The Electric Dunes of Titan is so heavy and so slow, it’s like listening to John Goodman walk. While that joke may be in poor taste, the most recent album from Aussie sludge-rockers Motherslug, which is also being heralded as their “first true album”, certainly is not. A complete lack of levity or otherwise joy is to be expected within doom and sludge metal albums, yet Motherslug seem to have excelled in this, creating a hard, sluggish album so densely packed full of crushing riffs, you can practically feel the music weighing you down.
Most people would say that you should start anything with a bang, therefore making an instant impression. Slightly tweaking this, Motherslug start their album not with a bang, but with a ‘boom’ instead, caused by drummer Nick, who is responsible for creating a noise so deep and heavy-sounding that you can practically feel the weight of the sound itself. Preceded only by the briefest of intertwining guitars, this is what opens The Electric Dunes of Titan on the introductory track “Downriver”, immediately and purposefully demonstrating exactly what kind of album to expect; a Goddamn heavy one!
The album follows suit in such a fashion, with each new track becoming heavier than the last, a journey through a guitar-laden soundscape where you encounter nothing but the most titanic and skull-crushingly heavy walls of sound. Interestingly enough though, unlike most albums, the songs of The Electric Dunes of Titan do not follow in to one another or otherwise attach themselves together, instead standing alone. This is in no way a negative however as what this means is that each track is self-contained and has its own style and technique within it, allowing for more of a demonstration of the ability of the members of Motherslug. For example, the final track, “Cave of the Last God” presents itself as not simply a song, but an epic. A tale with rises and falls which is represented in the music, seeing the entire band play as one, slowly growing in crescendo, the pace quickening, with the band becoming uncontrollable and… nothing. A quiet, almost loving twang of guitar slowly continues the song, now a shadow of the monster it had once been. A true Jekyll and Hyde situation.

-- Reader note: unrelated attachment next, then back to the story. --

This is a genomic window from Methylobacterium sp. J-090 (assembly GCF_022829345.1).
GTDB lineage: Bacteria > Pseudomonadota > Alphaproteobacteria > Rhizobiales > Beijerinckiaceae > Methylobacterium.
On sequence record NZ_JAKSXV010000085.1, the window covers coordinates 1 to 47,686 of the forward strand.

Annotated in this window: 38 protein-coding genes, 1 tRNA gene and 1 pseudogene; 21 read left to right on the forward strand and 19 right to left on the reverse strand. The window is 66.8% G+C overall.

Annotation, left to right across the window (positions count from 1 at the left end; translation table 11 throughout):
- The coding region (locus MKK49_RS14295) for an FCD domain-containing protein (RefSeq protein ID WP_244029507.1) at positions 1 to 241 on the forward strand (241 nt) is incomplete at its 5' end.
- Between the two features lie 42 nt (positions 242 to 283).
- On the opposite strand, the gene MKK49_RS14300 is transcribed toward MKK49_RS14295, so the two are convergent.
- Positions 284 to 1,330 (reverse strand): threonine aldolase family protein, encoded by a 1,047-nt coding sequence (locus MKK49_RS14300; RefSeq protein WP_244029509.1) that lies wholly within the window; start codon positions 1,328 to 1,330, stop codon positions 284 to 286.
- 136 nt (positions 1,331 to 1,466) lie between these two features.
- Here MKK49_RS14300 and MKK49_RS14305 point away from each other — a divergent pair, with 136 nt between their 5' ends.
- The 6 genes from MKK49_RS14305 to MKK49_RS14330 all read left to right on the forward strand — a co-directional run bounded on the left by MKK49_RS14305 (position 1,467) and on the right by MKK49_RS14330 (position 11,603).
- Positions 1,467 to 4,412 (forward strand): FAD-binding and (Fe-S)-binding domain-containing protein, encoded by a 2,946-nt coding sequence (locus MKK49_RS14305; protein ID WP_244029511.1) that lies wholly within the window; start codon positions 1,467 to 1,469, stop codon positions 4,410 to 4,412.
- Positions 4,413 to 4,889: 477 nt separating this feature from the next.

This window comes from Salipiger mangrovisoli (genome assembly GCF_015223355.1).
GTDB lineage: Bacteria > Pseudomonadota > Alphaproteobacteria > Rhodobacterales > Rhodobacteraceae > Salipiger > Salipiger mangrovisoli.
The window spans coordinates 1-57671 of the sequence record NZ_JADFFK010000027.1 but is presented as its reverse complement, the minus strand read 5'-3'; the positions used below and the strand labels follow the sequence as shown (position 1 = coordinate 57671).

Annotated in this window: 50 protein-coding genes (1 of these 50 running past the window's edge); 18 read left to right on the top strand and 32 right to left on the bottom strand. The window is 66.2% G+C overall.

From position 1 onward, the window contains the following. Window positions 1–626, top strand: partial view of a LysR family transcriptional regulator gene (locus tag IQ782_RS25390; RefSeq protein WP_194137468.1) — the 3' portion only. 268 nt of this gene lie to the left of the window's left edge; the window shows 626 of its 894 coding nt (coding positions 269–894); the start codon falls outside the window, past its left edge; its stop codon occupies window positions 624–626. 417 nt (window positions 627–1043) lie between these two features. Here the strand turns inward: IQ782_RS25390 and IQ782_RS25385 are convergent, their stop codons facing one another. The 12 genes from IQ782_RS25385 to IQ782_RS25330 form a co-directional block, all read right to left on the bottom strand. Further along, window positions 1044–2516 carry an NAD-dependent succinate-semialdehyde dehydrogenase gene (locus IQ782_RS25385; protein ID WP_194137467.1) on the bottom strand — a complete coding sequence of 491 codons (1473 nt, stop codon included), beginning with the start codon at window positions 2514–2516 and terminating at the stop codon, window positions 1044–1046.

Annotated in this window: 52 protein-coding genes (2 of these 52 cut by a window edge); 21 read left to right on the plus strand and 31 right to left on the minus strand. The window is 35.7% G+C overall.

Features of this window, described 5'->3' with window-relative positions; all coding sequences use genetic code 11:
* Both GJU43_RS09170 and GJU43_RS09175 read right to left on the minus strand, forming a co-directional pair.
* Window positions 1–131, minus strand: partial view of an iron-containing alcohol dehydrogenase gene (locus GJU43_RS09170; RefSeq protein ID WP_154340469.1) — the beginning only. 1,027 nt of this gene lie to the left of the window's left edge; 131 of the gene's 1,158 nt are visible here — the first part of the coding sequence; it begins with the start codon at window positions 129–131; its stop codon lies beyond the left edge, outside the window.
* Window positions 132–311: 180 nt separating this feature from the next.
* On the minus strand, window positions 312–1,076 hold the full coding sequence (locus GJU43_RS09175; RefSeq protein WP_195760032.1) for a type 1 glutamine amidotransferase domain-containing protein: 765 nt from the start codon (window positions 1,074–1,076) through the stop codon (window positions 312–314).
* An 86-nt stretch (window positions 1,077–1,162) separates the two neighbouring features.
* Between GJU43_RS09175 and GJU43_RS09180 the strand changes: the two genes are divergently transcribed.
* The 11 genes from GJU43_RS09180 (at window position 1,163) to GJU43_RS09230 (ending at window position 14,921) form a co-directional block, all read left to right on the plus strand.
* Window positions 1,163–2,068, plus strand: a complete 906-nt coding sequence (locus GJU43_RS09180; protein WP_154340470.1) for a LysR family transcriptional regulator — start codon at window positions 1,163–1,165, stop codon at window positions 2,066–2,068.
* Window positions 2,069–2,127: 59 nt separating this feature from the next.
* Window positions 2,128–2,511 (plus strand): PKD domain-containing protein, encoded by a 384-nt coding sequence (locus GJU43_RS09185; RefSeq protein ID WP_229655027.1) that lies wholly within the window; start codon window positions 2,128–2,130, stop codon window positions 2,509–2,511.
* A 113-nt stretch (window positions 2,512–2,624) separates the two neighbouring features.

Countering this is “Followers of the Sun”, a track which wears its heart on its sleeve and makes it’s intentions known immediately with the long, heavily distorted tones of guitarist Regan. Full of amp-squeal and a style of singing which would not go amiss at a My Dying Bride concert, this is an all-together different kind of beast from “Cave of the Last God”. While the latter acts as a trickster, creating vast soundscapes only to take them away from you. “Followers of the Sun” however, is an uncaged, and very angry bear, lashing out at whatever may come near. A barbaric, yet entirely enjoyable, assault on the ear-drums which packs a punch and leaves you begging for more.
The Electric Dunes of Titan makes listeners hark back to the old days of sludge and doom metal, back to the era of Sleep, and even taking inspiration from the grandaddies of metal themselves, Black Sabbath, with a smattering of influences from everything in between the two. It is a demonstration as to how slow guitars and clean vocals can still easily outweigh any modern metal outfit in terms of heaviness. It is an exploration of sludge metal too, with the album as a whole acting as variations on a theme; each track certainly belongs within the sludge metal genre, yet each still manages to be distinct and different from the last, proving that there is more to the genre than simply playing slowly. If this is to be the first album from Motherslug, then I am already excited for their second.
P.S. – I love you, Mr. Goodman, you bring life to every role you play, but some jokes are just too easy to make.
The Electric Dunes of Titan is out now, and is available to download here.